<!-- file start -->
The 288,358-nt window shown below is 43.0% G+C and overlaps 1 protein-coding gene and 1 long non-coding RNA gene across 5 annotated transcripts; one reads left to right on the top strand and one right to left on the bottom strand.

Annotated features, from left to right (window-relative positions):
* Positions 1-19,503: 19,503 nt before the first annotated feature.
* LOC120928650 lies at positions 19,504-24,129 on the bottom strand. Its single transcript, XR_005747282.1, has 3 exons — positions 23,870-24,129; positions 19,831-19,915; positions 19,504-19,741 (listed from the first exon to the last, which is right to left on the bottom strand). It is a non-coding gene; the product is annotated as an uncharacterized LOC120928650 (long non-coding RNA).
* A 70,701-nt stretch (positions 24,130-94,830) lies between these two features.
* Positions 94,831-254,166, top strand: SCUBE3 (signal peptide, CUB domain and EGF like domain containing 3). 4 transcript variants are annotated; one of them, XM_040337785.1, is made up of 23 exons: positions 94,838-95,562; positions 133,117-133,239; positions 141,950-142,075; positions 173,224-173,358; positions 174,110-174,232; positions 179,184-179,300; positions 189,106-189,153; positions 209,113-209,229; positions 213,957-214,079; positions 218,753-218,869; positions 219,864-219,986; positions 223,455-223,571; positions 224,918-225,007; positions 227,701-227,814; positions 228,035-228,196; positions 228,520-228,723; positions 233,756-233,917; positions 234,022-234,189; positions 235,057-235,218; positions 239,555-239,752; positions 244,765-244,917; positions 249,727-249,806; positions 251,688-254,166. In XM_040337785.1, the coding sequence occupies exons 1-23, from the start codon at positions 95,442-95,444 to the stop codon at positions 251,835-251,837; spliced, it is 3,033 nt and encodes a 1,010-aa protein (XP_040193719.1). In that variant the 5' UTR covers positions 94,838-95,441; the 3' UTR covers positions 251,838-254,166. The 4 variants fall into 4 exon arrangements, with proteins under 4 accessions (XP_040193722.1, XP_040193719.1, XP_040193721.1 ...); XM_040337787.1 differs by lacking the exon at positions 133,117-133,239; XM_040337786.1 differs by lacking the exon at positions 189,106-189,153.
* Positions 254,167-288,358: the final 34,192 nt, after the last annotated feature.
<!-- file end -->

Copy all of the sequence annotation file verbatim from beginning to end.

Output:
The 288,358-nt window shown below is 43.0% G+C and overlaps 1 protein-coding gene and 1 long non-coding RNA gene across 5 annotated transcripts; one reads left to right on the top strand and one right to left on the bottom strand.

Annotated features, from left to right (window-relative positions):
* Positions 1-19,503: 19,503 nt before the first annotated feature.
* LOC120928650 lies at positions 19,504-24,129 on the bottom strand. Its single transcript, XR_005747282.1, has 3 exons — positions 23,870-24,129; positions 19,831-19,915; positions 19,504-19,741 (listed from the first exon to the last, which is right to left on the bottom strand). It is a non-coding gene; the product is annotated as an uncharacterized LOC120928650 (long non-coding RNA).
* A 70,701-nt stretch (positions 24,130-94,830) lies between these two features.
* Positions 94,831-254,166, top strand: SCUBE3 (signal peptide, CUB domain and EGF like domain containing 3). 4 transcript variants are annotated; one of them, XM_040337785.1, is made up of 23 exons: positions 94,838-95,562; positions 133,117-133,239; positions 141,950-142,075; positions 173,224-173,358; positions 174,110-174,232; positions 179,184-179,300; positions 189,106-189,153; positions 209,113-209,229; positions 213,957-214,079; positions 218,753-218,869; positions 219,864-219,986; positions 223,455-223,571; positions 224,918-225,007; positions 227,701-227,814; positions 228,035-228,196; positions 228,520-228,723; positions 233,756-233,917; positions 234,022-234,189; positions 235,057-235,218; positions 239,555-239,752; positions 244,765-244,917; positions 249,727-249,806; positions 251,688-254,166. In XM_040337785.1, the coding sequence occupies exons 1-23, from the start codon at positions 95,442-95,444 to the stop codon at positions 251,835-251,837; spliced, it is 3,033 nt and encodes a 1,010-aa protein (XP_040193719.1). In that variant the 5' UTR covers positions 94,838-95,441; the 3' UTR covers positions 251,838-254,166. The 4 variants fall into 4 exon arrangements, with proteins under 4 accessions (XP_040193722.1, XP_040193719.1, XP_040193721.1 ...); XM_040337787.1 differs by lacking the exon at positions 133,117-133,239; XM_040337786.1 differs by lacking the exon at positions 189,106-189,153.
* Positions 254,167-288,358: the final 34,192 nt, after the last annotated feature.